Starting over after pr...
Starting over after prison
By Bill McClellan
A little more than a year ago, I wrote about John.
He had been sentenced to a year and a day for embezzling. The sentencing was in the federal courthouse in East St. Louis. Judges in that district sometimes ask a couple of fellows who have been to federal prison to brief men who are about to go into the system. Tell them what to expect, what to look out for, and maybe more importantly, what not to expect.
The idea was born after one of the two guys — a banker — spoke at a meeting of the judges about his experiences in a minimum security federal camp. The banker told the judges he’d be willing to talk to anybody who was about to enter the system. No funding necessary.
That offer resonated with the judges. Shortly before the banker spoke to them, a lawyer had committed suicide on the day he was to be sentenced for mail fraud. Maybe it was the fear of the unknown that did it.
So the banker and his friend started talking to men who were about to enter the system. The second guy did harder time than the banker. He was not in a minimum security camp. He looks rougher, too. He’s a burly, Italian guy.
With an agreement that I not use any names, they let me tag along when they met with John. The banker recounted his own experiences at a federal camp. About 20 percent of the guys are white collar criminals. The other 80 percent worked their way through the system from higher-security installations. By the time they get to a camp, they are not looking for trouble.
So just mind your own business, and you can do your time. That was the message. The banker mentioned that John would have a lot of free time. He said he used to walk on the track all the time and lost a lot of weight.
The message was so heartening to John that he asked the two men if they would come to his house and talk to his family. They did. I tagged along again.
The banker assured the family that federal camp need not be a harrowing experience. “It’s not ‘Lockup’ on television,” said the second man.
John came home a few days ago. The four of us met for lunch at Blueberry Hill earlier this week.
John has lost a bunch of weight. Walking on the track is what did it. He said the information the two men had given him had been very accurate and very helpful. Being locked up is not a good thing, but he had made the most of it, he said. He took several business classes taught by other inmates, and taught a course on credit.
He played bocce with some fellows from Chicago, and spent a lot of time walking on the track with white collar guys like himself.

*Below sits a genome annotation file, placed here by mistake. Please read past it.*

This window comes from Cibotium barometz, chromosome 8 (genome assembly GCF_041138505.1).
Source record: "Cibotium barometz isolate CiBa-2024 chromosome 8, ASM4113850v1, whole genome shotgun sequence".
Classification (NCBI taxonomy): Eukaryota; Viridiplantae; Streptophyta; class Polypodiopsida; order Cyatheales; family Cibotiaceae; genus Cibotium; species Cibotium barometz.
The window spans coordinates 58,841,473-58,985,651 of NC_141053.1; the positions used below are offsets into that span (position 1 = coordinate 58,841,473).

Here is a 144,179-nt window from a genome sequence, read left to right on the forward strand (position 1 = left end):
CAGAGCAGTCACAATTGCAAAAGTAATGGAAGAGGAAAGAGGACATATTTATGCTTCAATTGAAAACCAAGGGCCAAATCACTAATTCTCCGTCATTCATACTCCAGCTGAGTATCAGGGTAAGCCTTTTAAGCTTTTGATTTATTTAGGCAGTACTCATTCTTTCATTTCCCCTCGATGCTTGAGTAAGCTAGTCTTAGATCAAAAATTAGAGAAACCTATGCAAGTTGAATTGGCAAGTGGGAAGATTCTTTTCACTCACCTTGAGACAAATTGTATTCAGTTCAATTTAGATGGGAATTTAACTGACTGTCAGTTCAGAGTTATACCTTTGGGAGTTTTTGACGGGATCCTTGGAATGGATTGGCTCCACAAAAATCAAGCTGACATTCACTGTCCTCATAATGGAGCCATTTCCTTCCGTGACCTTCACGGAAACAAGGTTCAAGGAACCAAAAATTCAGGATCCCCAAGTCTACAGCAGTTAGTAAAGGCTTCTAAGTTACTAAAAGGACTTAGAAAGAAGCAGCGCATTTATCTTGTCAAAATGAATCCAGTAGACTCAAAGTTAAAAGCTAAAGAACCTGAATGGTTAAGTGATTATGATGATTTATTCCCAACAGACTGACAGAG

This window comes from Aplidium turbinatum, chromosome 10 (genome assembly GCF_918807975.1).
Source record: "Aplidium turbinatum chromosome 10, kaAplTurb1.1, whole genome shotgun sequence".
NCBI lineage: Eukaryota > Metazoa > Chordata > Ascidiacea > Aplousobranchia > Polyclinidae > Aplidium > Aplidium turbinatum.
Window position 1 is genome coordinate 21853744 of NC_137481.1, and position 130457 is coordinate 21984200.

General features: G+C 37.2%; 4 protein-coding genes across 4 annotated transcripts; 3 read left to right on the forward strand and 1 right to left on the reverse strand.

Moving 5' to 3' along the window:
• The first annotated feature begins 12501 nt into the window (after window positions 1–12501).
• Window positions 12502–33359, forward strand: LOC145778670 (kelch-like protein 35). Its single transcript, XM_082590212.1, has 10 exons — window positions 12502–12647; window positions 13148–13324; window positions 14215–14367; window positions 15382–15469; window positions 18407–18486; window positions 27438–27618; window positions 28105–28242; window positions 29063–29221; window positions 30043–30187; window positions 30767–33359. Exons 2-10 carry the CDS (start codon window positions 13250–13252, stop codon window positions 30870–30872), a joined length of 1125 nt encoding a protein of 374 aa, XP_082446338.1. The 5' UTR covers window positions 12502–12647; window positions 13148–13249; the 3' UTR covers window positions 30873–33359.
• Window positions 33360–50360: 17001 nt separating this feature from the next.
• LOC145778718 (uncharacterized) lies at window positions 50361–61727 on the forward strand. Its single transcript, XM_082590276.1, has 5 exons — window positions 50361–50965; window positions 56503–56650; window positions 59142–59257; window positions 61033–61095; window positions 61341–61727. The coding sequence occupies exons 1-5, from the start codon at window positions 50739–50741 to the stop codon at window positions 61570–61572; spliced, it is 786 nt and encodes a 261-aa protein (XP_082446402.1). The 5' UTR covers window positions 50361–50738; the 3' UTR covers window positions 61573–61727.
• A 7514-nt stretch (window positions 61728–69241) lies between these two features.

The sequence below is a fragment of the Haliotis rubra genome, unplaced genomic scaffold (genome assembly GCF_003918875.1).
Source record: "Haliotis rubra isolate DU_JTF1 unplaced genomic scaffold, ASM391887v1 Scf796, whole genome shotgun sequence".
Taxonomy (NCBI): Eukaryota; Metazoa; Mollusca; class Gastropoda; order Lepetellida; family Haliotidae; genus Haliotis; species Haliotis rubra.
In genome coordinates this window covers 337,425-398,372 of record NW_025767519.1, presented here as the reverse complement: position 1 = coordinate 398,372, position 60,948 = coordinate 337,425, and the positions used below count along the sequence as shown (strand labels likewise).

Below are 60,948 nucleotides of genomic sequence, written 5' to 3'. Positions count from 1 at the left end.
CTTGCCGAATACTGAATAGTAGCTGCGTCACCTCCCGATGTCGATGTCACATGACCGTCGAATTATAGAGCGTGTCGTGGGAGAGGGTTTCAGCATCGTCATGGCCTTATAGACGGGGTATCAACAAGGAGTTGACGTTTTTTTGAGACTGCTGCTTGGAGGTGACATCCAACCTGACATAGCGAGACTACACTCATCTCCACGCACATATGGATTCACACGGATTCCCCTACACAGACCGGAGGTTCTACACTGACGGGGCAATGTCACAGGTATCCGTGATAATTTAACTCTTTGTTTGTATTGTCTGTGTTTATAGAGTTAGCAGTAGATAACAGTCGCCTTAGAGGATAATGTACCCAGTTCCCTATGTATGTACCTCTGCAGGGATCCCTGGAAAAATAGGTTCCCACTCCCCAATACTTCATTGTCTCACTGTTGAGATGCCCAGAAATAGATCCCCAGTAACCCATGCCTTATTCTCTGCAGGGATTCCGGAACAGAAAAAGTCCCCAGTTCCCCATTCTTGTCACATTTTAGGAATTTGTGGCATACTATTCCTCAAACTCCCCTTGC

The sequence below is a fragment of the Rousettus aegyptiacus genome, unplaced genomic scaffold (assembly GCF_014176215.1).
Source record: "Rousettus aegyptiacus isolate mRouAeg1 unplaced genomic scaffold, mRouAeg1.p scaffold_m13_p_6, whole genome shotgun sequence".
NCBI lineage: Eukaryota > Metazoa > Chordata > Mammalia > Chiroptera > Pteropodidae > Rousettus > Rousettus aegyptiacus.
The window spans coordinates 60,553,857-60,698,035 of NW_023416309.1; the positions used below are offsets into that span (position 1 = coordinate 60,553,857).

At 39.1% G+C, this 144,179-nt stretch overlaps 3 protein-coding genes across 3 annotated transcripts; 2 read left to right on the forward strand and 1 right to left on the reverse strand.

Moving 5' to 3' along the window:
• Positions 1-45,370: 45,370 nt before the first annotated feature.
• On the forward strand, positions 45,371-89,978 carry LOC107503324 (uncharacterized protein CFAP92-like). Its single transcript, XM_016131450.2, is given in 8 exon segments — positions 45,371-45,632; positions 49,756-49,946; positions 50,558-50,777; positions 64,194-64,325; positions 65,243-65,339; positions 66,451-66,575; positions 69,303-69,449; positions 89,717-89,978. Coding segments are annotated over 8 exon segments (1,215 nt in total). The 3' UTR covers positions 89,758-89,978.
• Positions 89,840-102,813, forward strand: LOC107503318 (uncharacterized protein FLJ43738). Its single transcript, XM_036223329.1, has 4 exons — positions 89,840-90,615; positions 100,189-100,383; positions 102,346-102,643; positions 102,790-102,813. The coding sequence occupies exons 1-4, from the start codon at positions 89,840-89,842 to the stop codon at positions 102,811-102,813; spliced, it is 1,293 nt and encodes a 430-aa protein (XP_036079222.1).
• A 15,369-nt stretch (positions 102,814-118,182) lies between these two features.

One of the fellows he met was Alonzo Monk, former law school pal and then top aide to Gov. Rod Blagojevich.
So John’s time in camp did not go badly at all.
But I remembered something else the banker had told him last year. Doing your time is the easy part. Getting on with your life afterward is harder.
In his past life, the banker often mingled with powerful, influential people. After he did his time, he spoke to a congressman he knew. “When do you think I will have paid my debt to society?” he asked. The congressman thought for a moment. “When you’re off probation?” The banker said, “Never.”
That’s because the felony conviction stays with you. Makes it hard to get started again. Makes it hard to get hired. For that reason, the banker and his friend have started their own business. They’ve been forced, more or less, to become entrepreneurs.
John will probably be in the same boat. He used to work with numbers. Those doors are now closed to him. He told us he’s sent out about 50 résumés so far, for all sorts of jobs, mostly menial, and has not had any responses. The two men asked him if he had any entrepreneurial ideas.
Yes, he did, he said. He said he had an idea for a business that would help people understand mortgages. He’d be a consultant who would walk people through the process.
That might work. Who understands that stuff? Or maybe it won’t work and John will have to come up with another idea.
He’s starting over.
At least he’s got prison behind him. That’s something. A couple of weeks ago, the banker and his friend counseled a young woman who is about to go to prison. She caught a five-year sentence for drugs.
She was their first woman client, but sadly, they stay busy. Sometimes judges call them. Sometimes lawyers call them. They’ve got a nice business model — except they do their work for nothing.